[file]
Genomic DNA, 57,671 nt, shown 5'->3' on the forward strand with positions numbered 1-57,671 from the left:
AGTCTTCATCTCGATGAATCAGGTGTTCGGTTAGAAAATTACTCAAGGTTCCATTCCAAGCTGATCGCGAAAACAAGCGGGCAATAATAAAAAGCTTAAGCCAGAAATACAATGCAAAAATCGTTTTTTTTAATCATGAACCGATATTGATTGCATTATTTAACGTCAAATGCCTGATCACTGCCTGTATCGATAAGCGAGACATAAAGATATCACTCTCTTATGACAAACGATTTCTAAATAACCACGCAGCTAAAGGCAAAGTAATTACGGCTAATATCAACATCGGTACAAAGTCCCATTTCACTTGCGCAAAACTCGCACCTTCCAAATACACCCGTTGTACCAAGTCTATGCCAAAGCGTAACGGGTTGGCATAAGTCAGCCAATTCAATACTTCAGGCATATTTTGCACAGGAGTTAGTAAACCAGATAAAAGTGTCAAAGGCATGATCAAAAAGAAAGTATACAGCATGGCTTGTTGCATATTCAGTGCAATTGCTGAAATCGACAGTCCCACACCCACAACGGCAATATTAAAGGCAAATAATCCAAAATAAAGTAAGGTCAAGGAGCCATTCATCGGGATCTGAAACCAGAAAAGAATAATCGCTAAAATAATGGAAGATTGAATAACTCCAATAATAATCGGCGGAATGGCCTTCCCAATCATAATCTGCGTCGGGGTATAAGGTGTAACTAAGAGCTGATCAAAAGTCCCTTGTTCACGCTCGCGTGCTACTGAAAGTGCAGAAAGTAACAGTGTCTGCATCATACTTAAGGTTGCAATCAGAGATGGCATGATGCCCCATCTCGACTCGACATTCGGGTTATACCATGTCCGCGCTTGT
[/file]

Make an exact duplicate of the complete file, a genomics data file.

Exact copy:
Genomic DNA, 57,671 nt, shown 5'->3' on the forward strand with positions numbered 1-57,671 from the left:
AGTCTTCATCTCGATGAATCAGGTGTTCGGTTAGAAAATTACTCAAGGTTCCATTCCAAGCTGATCGCGAAAACAAGCGGGCAATAATAAAAAGCTTAAGCCAGAAATACAATGCAAAAATCGTTTTTTTTAATCATGAACCGATATTGATTGCATTATTTAACGTCAAATGCCTGATCACTGCCTGTATCGATAAGCGAGACATAAAGATATCACTCTCTTATGACAAACGATTTCTAAATAACCACGCAGCTAAAGGCAAAGTAATTACGGCTAATATCAACATCGGTACAAAGTCCCATTTCACTTGCGCAAAACTCGCACCTTCCAAATACACCCGTTGTACCAAGTCTATGCCAAAGCGTAACGGGTTGGCATAAGTCAGCCAATTCAATACTTCAGGCATATTTTGCACAGGAGTTAGTAAACCAGATAAAAGTGTCAAAGGCATGATCAAAAAGAAAGTATACAGCATGGCTTGTTGCATATTCAGTGCAATTGCTGAAATCGACAGTCCCACACCCACAACGGCAATATTAAAGGCAAATAATCCAAAATAAAGTAAGGTCAAGGAGCCATTCATCGGGATCTGAAACCAGAAAAGAATAATCGCTAAAATAATGGAAGATTGAATAACTCCAATAATAATCGGCGGAATGGCCTTCCCAATCATAATCTGCGTCGGGGTATAAGGTGTAACTAAGAGCTGATCAAAAGTCCCTTGTTCACGCTCGCGTGCTACTGAAAGTGCAGAAAGTAACAGTGTCTGCATCATACTTAAGGTTGCAATCAGAGATGGCATGATGCCCCATCTCGACTCGACATTCGGGTTATACCATGTCCGCGCTTGT